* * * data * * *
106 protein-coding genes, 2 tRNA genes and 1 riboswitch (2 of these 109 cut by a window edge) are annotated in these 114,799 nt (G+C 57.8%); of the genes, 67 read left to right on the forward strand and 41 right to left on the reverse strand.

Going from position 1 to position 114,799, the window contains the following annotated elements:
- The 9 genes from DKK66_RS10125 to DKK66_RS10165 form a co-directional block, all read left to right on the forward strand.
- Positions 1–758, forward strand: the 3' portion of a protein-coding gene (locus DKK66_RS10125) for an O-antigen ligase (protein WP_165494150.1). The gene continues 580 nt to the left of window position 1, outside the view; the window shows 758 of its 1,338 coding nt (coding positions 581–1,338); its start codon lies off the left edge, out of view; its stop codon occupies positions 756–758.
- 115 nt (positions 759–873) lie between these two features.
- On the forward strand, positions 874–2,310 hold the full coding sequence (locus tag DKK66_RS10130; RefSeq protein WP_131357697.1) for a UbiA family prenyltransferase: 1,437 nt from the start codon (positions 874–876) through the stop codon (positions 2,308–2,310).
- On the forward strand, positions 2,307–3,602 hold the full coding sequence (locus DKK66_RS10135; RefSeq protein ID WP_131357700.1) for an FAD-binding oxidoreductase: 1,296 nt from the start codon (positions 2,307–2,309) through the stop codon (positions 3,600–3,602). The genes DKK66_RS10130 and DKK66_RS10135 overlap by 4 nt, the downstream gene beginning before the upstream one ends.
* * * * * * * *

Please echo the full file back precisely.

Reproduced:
106 protein-coding genes, 2 tRNA genes and 1 riboswitch (2 of these 109 cut by a window edge) are annotated in these 114,799 nt (G+C 57.8%); of the genes, 67 read left to right on the forward strand and 41 right to left on the reverse strand.

Going from position 1 to position 114,799, the window contains the following annotated elements:
- The 9 genes from DKK66_RS10125 to DKK66_RS10165 form a co-directional block, all read left to right on the forward strand.
- Positions 1–758, forward strand: the 3' portion of a protein-coding gene (locus DKK66_RS10125) for an O-antigen ligase (protein WP_165494150.1). The gene continues 580 nt to the left of window position 1, outside the view; the window shows 758 of its 1,338 coding nt (coding positions 581–1,338); its start codon lies off the left edge, out of view; its stop codon occupies positions 756–758.
- 115 nt (positions 759–873) lie between these two features.
- On the forward strand, positions 874–2,310 hold the full coding sequence (locus tag DKK66_RS10130; RefSeq protein WP_131357697.1) for a UbiA family prenyltransferase: 1,437 nt from the start codon (positions 874–876) through the stop codon (positions 2,308–2,310).
- On the forward strand, positions 2,307–3,602 hold the full coding sequence (locus DKK66_RS10135; RefSeq protein ID WP_131357700.1) for an FAD-binding oxidoreductase: 1,296 nt from the start codon (positions 2,307–2,309) through the stop codon (positions 3,600–3,602). The genes DKK66_RS10130 and DKK66_RS10135 overlap by 4 nt, the downstream gene beginning before the upstream one ends.